Seasonal Sensory Success

by Alyssa Brief, MS, OTR/L

Making PlayDoh from scratch with common household items is a tried and trusted OT activity that can provide opportunities to develop hand skills while providing sensory input. With the holiday season now upon us, my OT group at the Philadelphia division’s Approved Private School recently enjoyed a seasonal twist to the traditional recipe- Gingerbread PlayDoh! This is an excellent (and wonderfully scented) therapeutic activity that is safe to eat since it is made exclusively with baking items. Making homemade Gingerbread PlayDoh can literally add some spice into families’ lives during vacation time off from school or on a Snow Day. Fun and safe for all ages and abilities, Gingerbread PlayDoh offers a fun play experience for children who are sensory seekers. This holiday season, I’m feeling incredibly thankful and lucky that facilitating creative sensory play opportunities is part of my job as an Occupational Therapist at Easter Seals.

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Gingerbread PlayDoh Recipe:
1 Cup Flour
1/2 Cup Salt
1/2 Tbsp Ground Ginger
1/2 Tbsp Ground Cinnamon
1 Tbsp Vegetable Oil
1/2 Cup Water
Mix ingredients together and knead until the ingredients reach consistency of PlayDoh. For longer lasting use, keep refrigerated in a sealed container. Enjoy!

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My Crazy Fulfilling Year at Easter Seals

by Shannon Mahoney

After graduation, all Speech Language Pathologists (SLPs) must complete a Clinical Fellowship Year (CFY). The “year” is approximately nine months of working at their first job under the supervision of a licensed SLP. After this time, and with all the approved documentation, a Clinical Fellow (CF) receives a Certificate of Clinical Competence showing they are now a certified SLP; no longer in need of supervision. I recently completed my CFY at Easter Seals of SEPA. In the beginning I called my CFY a Complete Failure, but with the help of my fellow SLPs, an amazing classroom staff, and supportive supervisors, I now consider it the most Crazy Fulfilling Year of my life.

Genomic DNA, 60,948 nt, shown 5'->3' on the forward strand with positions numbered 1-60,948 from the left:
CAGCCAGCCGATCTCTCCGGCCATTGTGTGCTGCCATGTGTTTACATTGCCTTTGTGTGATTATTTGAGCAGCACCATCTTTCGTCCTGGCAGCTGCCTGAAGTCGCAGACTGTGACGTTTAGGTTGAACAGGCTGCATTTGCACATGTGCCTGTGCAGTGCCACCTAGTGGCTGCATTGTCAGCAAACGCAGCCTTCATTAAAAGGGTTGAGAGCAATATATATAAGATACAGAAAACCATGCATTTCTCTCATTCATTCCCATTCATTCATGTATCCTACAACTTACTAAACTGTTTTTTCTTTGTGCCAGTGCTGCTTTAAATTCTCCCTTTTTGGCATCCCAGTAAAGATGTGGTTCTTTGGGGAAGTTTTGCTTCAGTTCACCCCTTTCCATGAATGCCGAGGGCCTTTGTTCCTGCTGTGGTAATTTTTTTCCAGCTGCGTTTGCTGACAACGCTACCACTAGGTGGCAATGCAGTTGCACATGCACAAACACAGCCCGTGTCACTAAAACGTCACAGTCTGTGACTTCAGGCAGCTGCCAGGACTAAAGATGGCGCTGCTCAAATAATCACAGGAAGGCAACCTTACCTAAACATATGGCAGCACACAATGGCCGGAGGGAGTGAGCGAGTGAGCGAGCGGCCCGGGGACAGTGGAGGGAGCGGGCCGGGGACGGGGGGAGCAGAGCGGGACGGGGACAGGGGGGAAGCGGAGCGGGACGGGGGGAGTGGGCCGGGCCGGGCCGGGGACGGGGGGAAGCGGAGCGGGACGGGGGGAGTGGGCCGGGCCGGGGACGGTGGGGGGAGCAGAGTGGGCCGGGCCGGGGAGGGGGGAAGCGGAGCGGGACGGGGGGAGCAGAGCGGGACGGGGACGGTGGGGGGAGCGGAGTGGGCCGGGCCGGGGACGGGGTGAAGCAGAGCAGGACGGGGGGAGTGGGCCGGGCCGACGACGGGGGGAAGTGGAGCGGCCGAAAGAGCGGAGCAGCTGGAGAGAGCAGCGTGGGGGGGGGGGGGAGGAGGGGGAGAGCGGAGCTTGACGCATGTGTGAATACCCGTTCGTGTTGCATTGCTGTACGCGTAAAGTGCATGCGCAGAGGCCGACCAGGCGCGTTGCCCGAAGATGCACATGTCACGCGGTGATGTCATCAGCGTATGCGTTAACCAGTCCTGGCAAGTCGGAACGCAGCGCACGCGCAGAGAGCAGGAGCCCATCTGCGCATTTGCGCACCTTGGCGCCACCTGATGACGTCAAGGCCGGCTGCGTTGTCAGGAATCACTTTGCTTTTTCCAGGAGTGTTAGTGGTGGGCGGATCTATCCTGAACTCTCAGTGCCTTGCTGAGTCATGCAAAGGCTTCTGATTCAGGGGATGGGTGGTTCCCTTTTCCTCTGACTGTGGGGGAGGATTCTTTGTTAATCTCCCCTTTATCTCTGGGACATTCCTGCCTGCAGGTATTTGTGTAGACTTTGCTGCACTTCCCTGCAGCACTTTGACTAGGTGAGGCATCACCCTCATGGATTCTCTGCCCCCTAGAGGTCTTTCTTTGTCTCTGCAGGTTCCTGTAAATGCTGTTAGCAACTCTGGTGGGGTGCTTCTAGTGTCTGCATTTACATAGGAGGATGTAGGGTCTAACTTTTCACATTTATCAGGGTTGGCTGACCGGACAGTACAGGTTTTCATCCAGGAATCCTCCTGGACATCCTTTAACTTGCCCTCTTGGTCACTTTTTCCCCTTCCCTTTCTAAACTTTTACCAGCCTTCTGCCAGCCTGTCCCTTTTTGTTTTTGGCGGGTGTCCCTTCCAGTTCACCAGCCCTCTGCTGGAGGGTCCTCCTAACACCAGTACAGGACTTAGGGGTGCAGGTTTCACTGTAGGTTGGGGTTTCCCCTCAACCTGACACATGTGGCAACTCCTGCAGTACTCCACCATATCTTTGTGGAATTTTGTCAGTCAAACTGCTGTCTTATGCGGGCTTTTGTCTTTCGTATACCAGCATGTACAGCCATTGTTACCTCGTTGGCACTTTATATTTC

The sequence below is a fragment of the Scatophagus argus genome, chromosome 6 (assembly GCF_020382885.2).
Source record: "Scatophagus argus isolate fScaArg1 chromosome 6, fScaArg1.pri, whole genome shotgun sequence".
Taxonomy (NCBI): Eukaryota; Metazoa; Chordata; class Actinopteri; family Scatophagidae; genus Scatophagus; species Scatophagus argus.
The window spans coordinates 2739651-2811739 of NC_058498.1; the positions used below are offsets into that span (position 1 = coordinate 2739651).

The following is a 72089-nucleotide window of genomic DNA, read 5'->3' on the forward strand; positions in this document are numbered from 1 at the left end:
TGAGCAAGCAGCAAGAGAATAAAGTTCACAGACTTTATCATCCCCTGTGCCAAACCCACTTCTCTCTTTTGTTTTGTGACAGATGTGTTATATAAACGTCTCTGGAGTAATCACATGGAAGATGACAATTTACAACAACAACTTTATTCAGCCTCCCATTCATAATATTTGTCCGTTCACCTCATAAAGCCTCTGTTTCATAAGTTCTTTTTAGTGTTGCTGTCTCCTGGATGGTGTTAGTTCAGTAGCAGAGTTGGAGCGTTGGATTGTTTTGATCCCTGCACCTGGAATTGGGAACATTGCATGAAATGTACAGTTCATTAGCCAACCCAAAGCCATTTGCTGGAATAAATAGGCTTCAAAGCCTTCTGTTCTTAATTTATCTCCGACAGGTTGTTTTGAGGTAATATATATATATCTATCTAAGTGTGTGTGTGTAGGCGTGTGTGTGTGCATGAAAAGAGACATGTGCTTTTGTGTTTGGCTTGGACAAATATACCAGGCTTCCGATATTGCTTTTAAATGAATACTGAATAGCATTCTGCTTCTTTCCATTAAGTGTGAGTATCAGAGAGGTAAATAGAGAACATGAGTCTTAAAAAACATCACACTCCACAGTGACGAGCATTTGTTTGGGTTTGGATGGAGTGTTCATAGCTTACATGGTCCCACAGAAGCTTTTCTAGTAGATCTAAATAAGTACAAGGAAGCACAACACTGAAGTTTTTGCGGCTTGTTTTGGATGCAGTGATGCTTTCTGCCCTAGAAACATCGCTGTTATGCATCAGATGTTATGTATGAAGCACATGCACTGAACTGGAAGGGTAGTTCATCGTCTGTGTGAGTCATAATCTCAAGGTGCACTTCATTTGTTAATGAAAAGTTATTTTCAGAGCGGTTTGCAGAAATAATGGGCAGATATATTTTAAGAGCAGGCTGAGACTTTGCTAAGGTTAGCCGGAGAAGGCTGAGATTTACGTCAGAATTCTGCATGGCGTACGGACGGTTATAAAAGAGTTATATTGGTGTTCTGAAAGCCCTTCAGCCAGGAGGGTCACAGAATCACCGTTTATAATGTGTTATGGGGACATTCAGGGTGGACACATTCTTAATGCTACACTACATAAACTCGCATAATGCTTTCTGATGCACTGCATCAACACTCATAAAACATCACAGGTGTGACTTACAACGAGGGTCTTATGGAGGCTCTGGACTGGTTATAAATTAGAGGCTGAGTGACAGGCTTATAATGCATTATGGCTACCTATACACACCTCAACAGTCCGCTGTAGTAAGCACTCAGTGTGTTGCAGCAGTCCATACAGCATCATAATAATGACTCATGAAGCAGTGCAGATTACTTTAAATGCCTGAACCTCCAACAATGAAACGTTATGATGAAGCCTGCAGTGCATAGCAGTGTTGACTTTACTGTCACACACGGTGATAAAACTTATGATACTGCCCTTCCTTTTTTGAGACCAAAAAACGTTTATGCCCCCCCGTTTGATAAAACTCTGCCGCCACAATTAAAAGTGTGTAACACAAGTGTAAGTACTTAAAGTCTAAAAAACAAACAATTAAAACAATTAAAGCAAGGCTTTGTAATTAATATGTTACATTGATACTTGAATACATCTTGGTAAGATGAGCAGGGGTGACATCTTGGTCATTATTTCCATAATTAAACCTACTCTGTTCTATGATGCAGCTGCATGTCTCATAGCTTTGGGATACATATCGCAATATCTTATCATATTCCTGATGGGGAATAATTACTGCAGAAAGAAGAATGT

The transition from years as a student to a working adult was a jarring experience and I felt overwhelmed when I started treating students at our Early Intervention Center. There are so many people that can be involved within one single case, such as service coordinators, special instructors, speech/occupational/physical therapists, regular education teachers, parents, behavior specialists, and various support staff. As part of the team, I was initially unaware of the amount of communication and correspondence necessary to help my students succeed. I can only imagine what a parent must feel like going through the “system” as well.

As an early intervention provider, we are sometimes the first contact families have had with special education services. Being part of their satisfaction with the program and ultimately, the progress of their child’s abilities was a daunting task at first. However, with the passion of each of my coworkers and the respect and appreciation from each of my families, I slowly began to become comfortable and confident in my clinical decisions. They helped me turn what I thought of as a complete failure, into one crazy fulfilling job. Working at Easter Seals has been the proudest moment for me because every single staff in this organization has the best interest of our students as their number one priority.

Our classroom teachers are constantly working to create engaging lesson plans using their skills to adapt tasks that our children can interact with and increase the students’ academic skills. My classroom teacher fought for the rights of each of her students if she felt they needed a different education setting or more supportive services put into place. She instilled in me a sense of passion for this job and the unyielding dedication to her students that all of our staff possess. My supervisor and director provided the most hospitable working environment that showed me how important it is to welcome families and make them feel comfortable during uncertain times. The other therapists in the building taught me the essentials of being a good clinician and that learning does not end; even if we are no longer considered students ourselves.

In the end, I learned more during my first 9 months at this institution than a person could have gained from years of schooling. The knowledge that I have been imparted from by my coworkers is invaluable because every day I saw people doing what they love. Even with a rough start, I can now say that I love what I do. I believe it is because of the values instilled in each employee at Easter Seals that makes this place so special. It is my hope that our families also see the passion and devotion that I see every day when I come to work. They are the reason we are here, and their children are why we all love what we do.